Pull request #79 submitted.


On 8/28/14, 10:51, "Shawn Debnath" <sh...@debnath.net> wrote:

>Hey there,
>Turns out that when inserting items in xhash, the code stores a pointer to
>the key passed in by the user in the xhash node and uses that later to
>compare in _get. The problem is that it breaks scenarios where the user
>use a temp buffer to build the key, then insert or put it in the xhash
>and then free the buffer memory. Assumption here is that xhash code
>would allocate necessary buffer to store internal data and not rely on
>user supplied memory to maintain it=A9=F6s internal data structures.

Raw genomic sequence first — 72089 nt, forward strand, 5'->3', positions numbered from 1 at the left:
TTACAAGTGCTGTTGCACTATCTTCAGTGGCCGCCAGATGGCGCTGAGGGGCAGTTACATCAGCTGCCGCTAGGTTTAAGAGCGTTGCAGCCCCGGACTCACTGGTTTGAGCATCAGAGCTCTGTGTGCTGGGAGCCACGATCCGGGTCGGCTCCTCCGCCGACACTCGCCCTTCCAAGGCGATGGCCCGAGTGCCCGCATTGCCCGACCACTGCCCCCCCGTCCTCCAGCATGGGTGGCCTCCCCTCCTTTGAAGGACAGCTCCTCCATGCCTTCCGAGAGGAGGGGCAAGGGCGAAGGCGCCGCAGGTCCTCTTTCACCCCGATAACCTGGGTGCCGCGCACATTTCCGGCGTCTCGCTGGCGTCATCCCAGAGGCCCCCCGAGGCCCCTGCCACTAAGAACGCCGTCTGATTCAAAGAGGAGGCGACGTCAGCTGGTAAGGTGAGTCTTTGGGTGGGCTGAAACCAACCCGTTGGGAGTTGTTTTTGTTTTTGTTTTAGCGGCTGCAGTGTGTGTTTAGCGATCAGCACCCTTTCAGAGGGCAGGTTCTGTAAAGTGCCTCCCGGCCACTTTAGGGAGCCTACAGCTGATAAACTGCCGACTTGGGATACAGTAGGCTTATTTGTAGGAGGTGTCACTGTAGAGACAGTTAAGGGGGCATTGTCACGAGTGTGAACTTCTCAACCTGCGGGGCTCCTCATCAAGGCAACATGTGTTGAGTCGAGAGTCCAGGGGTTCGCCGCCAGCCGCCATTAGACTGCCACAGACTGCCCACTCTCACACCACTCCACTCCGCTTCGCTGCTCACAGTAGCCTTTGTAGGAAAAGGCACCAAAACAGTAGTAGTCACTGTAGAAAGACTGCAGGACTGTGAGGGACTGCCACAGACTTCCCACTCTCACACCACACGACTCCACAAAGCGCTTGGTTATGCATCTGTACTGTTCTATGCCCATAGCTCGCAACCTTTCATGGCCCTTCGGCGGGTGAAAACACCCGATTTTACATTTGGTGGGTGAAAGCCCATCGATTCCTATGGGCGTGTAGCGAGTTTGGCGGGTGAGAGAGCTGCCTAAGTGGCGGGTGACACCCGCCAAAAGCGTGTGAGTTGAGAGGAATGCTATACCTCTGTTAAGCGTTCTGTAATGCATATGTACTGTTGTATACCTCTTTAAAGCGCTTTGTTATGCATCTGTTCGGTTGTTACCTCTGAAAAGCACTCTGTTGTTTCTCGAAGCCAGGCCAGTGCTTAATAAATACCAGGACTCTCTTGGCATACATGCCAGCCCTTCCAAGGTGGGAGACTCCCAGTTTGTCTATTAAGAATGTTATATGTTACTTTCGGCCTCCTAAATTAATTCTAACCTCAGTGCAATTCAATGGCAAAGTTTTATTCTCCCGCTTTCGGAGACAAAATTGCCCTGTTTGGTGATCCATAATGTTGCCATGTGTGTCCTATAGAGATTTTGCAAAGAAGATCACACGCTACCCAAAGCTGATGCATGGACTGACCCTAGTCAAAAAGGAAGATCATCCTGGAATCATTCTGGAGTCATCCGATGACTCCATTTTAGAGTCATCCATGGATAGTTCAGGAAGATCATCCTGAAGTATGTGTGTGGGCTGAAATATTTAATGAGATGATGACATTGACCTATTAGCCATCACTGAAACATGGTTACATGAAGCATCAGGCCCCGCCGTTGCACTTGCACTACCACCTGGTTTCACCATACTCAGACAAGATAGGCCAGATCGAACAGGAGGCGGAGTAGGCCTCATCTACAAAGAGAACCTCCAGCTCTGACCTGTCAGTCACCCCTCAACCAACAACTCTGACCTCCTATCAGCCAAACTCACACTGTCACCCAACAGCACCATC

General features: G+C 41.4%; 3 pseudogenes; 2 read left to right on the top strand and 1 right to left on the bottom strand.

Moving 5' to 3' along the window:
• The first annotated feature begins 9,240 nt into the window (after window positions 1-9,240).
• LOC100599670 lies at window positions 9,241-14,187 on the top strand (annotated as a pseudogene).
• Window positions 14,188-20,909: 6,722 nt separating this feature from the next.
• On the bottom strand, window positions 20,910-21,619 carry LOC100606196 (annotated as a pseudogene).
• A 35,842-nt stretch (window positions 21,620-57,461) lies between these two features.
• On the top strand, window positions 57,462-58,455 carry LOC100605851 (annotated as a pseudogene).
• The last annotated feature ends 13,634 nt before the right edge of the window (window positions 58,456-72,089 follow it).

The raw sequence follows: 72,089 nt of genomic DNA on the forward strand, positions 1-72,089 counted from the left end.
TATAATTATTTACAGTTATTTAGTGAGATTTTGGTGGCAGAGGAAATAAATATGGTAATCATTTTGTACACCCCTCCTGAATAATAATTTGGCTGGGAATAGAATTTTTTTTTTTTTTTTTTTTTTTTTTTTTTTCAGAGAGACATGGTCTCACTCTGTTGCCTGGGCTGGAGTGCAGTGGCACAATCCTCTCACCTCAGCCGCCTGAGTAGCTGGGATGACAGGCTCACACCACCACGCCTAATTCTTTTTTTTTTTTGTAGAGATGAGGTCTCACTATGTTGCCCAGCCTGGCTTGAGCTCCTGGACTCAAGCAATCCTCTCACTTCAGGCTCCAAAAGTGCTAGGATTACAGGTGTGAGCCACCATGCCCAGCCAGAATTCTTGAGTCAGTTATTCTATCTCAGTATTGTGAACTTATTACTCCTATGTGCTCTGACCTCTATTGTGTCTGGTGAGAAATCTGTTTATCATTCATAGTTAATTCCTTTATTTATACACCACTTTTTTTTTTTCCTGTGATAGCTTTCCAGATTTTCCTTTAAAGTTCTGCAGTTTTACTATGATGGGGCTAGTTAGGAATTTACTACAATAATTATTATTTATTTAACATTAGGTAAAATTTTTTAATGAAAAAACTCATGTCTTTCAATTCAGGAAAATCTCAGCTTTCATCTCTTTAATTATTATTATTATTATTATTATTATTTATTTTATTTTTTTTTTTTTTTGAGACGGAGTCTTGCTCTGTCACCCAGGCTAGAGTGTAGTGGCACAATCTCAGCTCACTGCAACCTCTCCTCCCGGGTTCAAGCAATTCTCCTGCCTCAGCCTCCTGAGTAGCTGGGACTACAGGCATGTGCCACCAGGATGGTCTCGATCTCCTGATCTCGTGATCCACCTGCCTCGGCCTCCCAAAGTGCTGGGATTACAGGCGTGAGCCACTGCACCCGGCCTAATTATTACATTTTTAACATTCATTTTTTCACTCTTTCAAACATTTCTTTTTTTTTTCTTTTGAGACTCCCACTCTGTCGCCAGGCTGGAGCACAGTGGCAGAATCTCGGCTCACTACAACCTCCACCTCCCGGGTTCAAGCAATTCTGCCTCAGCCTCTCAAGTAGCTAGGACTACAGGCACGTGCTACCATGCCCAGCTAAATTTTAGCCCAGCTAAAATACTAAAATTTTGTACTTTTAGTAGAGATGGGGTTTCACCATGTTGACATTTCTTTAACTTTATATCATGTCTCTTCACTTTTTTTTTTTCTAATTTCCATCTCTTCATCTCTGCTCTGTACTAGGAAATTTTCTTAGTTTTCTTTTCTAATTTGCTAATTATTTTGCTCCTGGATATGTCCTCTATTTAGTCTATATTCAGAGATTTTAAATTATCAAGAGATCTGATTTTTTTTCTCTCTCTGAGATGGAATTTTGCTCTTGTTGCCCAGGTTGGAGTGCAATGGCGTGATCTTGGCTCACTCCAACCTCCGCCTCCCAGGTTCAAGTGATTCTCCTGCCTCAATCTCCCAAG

>In the example above, the put succeeds, user frees the memory, so its
>Pointing to garbage and a later a call to _get can't find the entry
>because the keys mismatch, i.e., a user supplied valid string key and
>NULL memory that the xhash node points to.
>Any ideas if there was a particular reason this was designed this way? I
>imagine, in most of the cases the key is inside the object being stored
>so it works out. However, as you can see, the xhash implementation
>canĀ¹t be fully exploited/used.
>It would be trivial, I would imagine, to make a copy of the key and
>store that instead of just the pointer to user supplied memory. On
>removal in zap_internal, the memory would be freed.
>Thoughts? Concerns? Let me know :)

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